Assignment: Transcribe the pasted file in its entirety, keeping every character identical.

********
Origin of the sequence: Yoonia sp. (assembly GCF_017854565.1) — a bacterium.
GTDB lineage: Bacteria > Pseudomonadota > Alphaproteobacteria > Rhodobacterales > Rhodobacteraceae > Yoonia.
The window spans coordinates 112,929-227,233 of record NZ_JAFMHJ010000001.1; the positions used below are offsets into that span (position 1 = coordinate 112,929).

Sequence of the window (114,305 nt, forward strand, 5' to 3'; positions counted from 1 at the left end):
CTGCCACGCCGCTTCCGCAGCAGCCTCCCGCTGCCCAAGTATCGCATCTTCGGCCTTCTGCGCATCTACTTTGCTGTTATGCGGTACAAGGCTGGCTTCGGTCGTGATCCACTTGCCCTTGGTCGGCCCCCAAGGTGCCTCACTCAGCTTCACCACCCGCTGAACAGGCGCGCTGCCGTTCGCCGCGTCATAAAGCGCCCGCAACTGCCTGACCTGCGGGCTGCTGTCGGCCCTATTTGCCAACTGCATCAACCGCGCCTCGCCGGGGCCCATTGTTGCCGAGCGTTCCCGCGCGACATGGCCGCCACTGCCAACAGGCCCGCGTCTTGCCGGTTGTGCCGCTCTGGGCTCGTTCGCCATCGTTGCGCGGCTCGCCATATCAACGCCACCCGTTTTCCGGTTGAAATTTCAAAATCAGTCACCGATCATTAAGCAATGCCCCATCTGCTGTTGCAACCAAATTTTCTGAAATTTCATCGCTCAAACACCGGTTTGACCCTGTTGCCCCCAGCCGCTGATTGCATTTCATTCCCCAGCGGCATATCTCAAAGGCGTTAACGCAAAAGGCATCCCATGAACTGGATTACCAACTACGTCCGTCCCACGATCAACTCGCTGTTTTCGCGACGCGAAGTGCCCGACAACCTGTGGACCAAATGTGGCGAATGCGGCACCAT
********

Origin of the sequence: Yoonia sp. (assembly GCF_017854565.1) — a bacterium.
GTDB lineage: Bacteria > Pseudomonadota > Alphaproteobacteria > Rhodobacterales > Rhodobacteraceae > Yoonia.
The window spans coordinates 112,929-227,233 of record NZ_JAFMHJ010000001.1; the positions used below are offsets into that span (position 1 = coordinate 112,929).

Sequence of the window (114,305 nt, forward strand, 5' to 3'; positions counted from 1 at the left end):
CTGCCACGCCGCTTCCGCAGCAGCCTCCCGCTGCCCAAGTATCGCATCTTCGGCCTTCTGCGCATCTACTTTGCTGTTATGCGGTACAAGGCTGGCTTCGGTCGTGATCCACTTGCCCTTGGTCGGCCCCCAAGGTGCCTCACTCAGCTTCACCACCCGCTGAACAGGCGCGCTGCCGTTCGCCGCGTCATAAAGCGCCCGCAACTGCCTGACCTGCGGGCTGCTGTCGGCCCTATTTGCCAACTGCATCAACCGCGCCTCGCCGGGGCCCATTGTTGCCGAGCGTTCCCGCGCGACATGGCCGCCACTGCCAACAGGCCCGCGTCTTGCCGGTTGTGCCGCTCTGGGCTCGTTCGCCATCGTTGCGCGGCTCGCCATATCAACGCCACCCGTTTTCCGGTTGAAATTTCAAAATCAGTCACCGATCATTAAGCAATGCCCCATCTGCTGTTGCAACCAAATTTTCTGAAATTTCATCGCTCAAACACCGGTTTGACCCTGTTGCCCCCAGCCGCTGATTGCATTTCATTCCCCAGCGGCATATCTCAAAGGCGTTAACGCAAAAGGCATCCCATGAACTGGATTACCAACTACGTCCGTCCCACGATCAACTCGCTGTTTTCGCGACGCGAAGTGCCCGACAACCTGTGGACCAAATGTGGCGAATGCGGCACCAT